Regardless of the quality of Klingon culture, is there any doubt that their commitment to the culture of Tokath's suppressive, dictatorial reign would fade? They didn't realize how much of a prison they were in until they were given a peek of the outside world and saw it slammed shut in their faces. And given that it was their only glimpse of the outside world, they clung hard to it. Their "Klingonness" was only skin deep. It was only the fact that the person who showed them the outside world, whose convictions were so strong that they could not be beaten down even at the point of death, that made their Klingon side awaken. Perhaps they will lose the desire to be Klingon once exposed to the rest of the galaxy. But at least now they have a real choice.

To me, the quality of Klingoness was less important than the quality of having a strong moral center. I mean, I agree with WillliamB that Worf is hardly a true ambassador of what it means to be Klingon (and I like that they acknowledge this in Rightful Heir), I just don't think it was that important to the plot. In a situation like that, anyone would do to be able to teach the Klingon ways to these kids, at least enough to inspire them to learn more. The fact that it is someone with such a rock-hard set of ideals like Worf is more important than the quality of the teaching. I mean, it's important in the future, if these kids want to learn what it really means to be Klingon, but it's not important when it comes to awakening a spirit within the kids.

So yeah, other than the tacked on Ba'el romance I thought it worked ok. I also liked the old Klingon's last line that reinforced the fact that, whatever Tokath's intentions may have been, this is still a prison. Some posters here may be ok with suppressing all other thought for their idea of a utopia, but it's nice to see that Trek doesn't always do that.
msw188 - Thu, Aug 21, 2014 - 10:04pm (USA Central)
This is a hard pair of episodes to judge - interesting ideas but the execution is mixed.

SkepticalMI,
I pretty much agree with everything you're saying here. Especially:
"that plot point was dropped like a hot potato and nothing of any relevance came out of it. And naturally the relationship was dropped immediately after the episode ended. It should never have happened at all."
I know, right? Just like the Tasha Yar thing on Yesterday's Enterprise. Why doesn't anybody complain about that one?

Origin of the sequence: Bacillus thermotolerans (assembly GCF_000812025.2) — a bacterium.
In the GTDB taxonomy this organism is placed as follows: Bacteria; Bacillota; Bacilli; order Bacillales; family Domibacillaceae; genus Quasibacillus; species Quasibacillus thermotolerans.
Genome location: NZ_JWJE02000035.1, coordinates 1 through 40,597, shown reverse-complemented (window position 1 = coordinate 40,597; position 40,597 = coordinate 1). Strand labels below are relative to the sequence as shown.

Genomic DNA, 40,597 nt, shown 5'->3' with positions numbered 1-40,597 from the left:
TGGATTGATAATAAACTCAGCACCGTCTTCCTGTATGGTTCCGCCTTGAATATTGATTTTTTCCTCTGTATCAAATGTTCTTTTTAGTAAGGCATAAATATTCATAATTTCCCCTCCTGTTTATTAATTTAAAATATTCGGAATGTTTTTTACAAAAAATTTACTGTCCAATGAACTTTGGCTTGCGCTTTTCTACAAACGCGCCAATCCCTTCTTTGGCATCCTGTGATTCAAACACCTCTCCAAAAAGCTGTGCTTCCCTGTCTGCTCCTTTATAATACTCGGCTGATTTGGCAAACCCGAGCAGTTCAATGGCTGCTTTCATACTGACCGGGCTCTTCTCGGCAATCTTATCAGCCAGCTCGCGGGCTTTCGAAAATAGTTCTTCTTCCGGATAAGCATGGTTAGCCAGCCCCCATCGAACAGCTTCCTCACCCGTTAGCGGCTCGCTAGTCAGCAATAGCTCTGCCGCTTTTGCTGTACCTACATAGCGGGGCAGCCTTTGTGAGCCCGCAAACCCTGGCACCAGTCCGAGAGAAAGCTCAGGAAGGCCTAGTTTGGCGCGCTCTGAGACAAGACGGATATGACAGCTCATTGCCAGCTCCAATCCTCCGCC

(PS: I know there's no adult+teenager ick-factor in YesEnt, I'm just still trying to figure out why people like that episode so much)
Dave in NC - Sun, Aug 24, 2014 - 2:08am (USA Central)
I realized this MUST be the worst episode of TNG ever because for the fourth time I tried to watch this all the way through and I just couldn't. And I've seen Shades of Gray (twice)!

SO incredibly boring, with a soundtrack to match.

Just awful.
Polly - Sun, Aug 31, 2014 - 7:13am (USA Central)
The writers rather backed themselves into a corner with their creation of the Klingon sense of honour. Why the constant whining about the massacre of the Klingon men, women and children on Khitamer if a Klingon's greatest honour is to fall in battle? And how many times has Worf had the opportunity to die honourably in battle yet somehow flubbed it? In Chain of Command we hear Dr Crusher admitting that she doesn't feel proud of her escape, but no mention at all about Worf's view (probably just as well - it would probably take a full 2 parter to work through his need to redeem himself for not perishing in the caves). I'm not really complaining about the failure to kill him off - I like Worf - but I don't care much for Klingons in general. I'd be hard pressed to think of a single one in any episode of TNG who has acted honourably according to anyone's code. Good points made by Andy's Friend - the expat/exile Worf has grown up to be more Klingon than the Klingons.
Robert - Mon, Nov 3, 2014 - 10:48am (USA Central)
"Good points made by Andy's Friend - the expat/exile Worf has grown up to be more Klingon than the Klingons. "

Worf is like an American (or any other society's really) child. Filled with ideas of what America's promise is, propaganda learned in school, etc. and then ripped away from it he romanticizes it. He never got to live up to getting older and having the rose tinted glasses shattered (although they do a bit at the end of DS9). Worf may not be more Klingon than the Klingons but he probably lives up to what they think they are better than most.